Five Careers to Consider Before Going to Law School

Five Careers to Consider Before Going to Law School was originally published on College Recruiter.

Attorney at law sitting at desk holding pen with files with a card for Mediation

Attorney at law sitting at desk holding pen with files with a card for Mediation. Photo courtesy of Shutterstock.

Many students enter their college education with a plan for going to law school. The reasons for this decision vary, but many students intend to go to law school because they have a desire to help others and/or they like the salary prospects. According to the Bureau of Labor Statistics (BLS), lawyers make around $113,000 a year. However, in a study reported by the Washington Post, only about 30% of lawyers are actually happy in their profession. While being a lawyer is a good career—and certainly a necessary one in our society—law practice is not a good fit for everyone. Here are some great ideas in the field that might be a better fit for you:

1. Forensic Psychology

This field is often described as the intersection of psychology and the law. People in this field can work in jobs like jury consulting, criminal profiling, and victim advocacy. Forensic psychologists generally have a Master’s degree or higher in forensic psychology. The BLS states that forensic psychologists generally earn about $60,000 a year. According to an article posted in the American Psychological Association’s career center, job satisfaction among forensic psychologists is high. It is often described as a career for thrill-seekers.

2. Mediator

These are individuals who will help settle legal disputes outside the courtroom. Their clients agree to arbitration, the mediator’s goal to create compromise. They often work in conflict resolution lawsuits, such as divorce or small claims. Mediators do not have to pass a bar exam or have a law degree. However, the job does require a good amount of legal knowledge and conflict resolution skills. A bachelor degree is necessary for a career as a mediator. This is a great fit for college graduates with pre-law background who might be rethinking law school. The BLS reports an average yearly income of around $61,000. In addition, mediators lead less stressful and happier lives than many of their lawyer counterparts.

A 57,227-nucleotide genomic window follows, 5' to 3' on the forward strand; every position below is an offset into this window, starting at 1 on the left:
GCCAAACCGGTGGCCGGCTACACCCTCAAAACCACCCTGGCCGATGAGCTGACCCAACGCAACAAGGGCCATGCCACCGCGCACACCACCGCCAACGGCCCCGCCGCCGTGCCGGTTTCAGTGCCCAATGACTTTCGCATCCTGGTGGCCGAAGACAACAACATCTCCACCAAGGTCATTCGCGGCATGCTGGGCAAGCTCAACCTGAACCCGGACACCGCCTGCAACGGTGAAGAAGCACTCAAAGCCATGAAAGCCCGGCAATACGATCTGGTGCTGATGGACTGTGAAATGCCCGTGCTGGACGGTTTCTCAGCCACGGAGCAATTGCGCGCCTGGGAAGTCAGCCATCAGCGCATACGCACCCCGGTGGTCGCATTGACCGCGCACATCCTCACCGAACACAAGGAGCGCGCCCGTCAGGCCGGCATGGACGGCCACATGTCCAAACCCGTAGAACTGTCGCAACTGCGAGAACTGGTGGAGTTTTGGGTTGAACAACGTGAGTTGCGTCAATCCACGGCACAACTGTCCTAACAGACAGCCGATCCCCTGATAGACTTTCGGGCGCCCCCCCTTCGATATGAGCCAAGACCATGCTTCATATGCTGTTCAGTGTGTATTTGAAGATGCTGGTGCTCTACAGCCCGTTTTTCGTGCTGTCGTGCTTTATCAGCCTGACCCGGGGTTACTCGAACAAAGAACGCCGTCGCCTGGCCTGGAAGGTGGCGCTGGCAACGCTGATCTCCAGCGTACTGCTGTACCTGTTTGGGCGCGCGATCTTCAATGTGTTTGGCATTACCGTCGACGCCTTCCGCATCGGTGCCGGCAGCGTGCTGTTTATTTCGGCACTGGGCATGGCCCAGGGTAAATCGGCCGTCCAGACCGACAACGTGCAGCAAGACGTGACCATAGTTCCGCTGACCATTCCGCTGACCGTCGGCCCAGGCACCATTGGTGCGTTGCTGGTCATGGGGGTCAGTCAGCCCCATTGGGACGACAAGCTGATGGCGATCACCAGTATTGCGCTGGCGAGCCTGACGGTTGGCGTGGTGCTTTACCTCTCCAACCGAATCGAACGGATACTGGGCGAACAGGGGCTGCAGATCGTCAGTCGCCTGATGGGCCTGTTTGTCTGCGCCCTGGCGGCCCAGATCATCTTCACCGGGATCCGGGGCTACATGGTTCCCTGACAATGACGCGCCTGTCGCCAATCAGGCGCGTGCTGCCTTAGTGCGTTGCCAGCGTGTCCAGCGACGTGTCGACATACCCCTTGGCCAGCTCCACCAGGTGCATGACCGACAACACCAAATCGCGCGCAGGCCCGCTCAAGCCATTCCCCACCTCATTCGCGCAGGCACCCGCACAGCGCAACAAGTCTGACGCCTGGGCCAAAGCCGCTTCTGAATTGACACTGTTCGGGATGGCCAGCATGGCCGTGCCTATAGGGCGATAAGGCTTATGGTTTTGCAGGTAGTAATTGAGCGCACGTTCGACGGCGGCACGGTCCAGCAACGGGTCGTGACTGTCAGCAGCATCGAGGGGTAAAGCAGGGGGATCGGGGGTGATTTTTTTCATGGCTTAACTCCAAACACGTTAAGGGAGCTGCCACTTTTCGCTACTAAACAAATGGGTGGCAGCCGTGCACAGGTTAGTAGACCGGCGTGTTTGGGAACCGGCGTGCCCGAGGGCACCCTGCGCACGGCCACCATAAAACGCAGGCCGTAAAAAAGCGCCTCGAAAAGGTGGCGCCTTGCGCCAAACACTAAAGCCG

3. Detective

Detectives are law enforcement personnel who find the facts related to a crime. They will work with lawyers to help build a case against a criminal. Their job is to find the truth and not necessarily defend a client. Detectives usually have a bachelor degree in criminal justice or legal studies. The BLS states their yearly earnings in the range of $60,000. Detectives also get the opportunity to make their communities safer, which leads to a definite feeling of satisfaction.

4. Foreign Service Officer

Foreign Service officers are employed by the government and stationed in other countries to promote the image of America and to act as diplomats. They need as extensive knowledge of conflict resolution and critical reasoning, qualities a pre-law major will spend four years developing. Foreign Service officers must pass a qualifying exam and go through paid training. Beginning Foreign Service officers can make over $75,000 a year. In addition, benefits like getting to travel the world can make the Foreign Service a very exciting career.

5. Paralegal

According to Sara Benz, who holds an online Paralegal degree, this is a perfect career for a pre-law student rethinking law school. Paralegals do a lot of the legwork for lawyers on their cases. In larger law firms, paralegals earn about $60,000 a year. For a pre-law student becoming a paralegal is as simple as applying for a job. Reported job satisfaction among paralegals is significantly higher than it is among lawyers.

About the Author: Emma is a writer living in Boston, MA. She writes most often on health and education.

By College Recruiter
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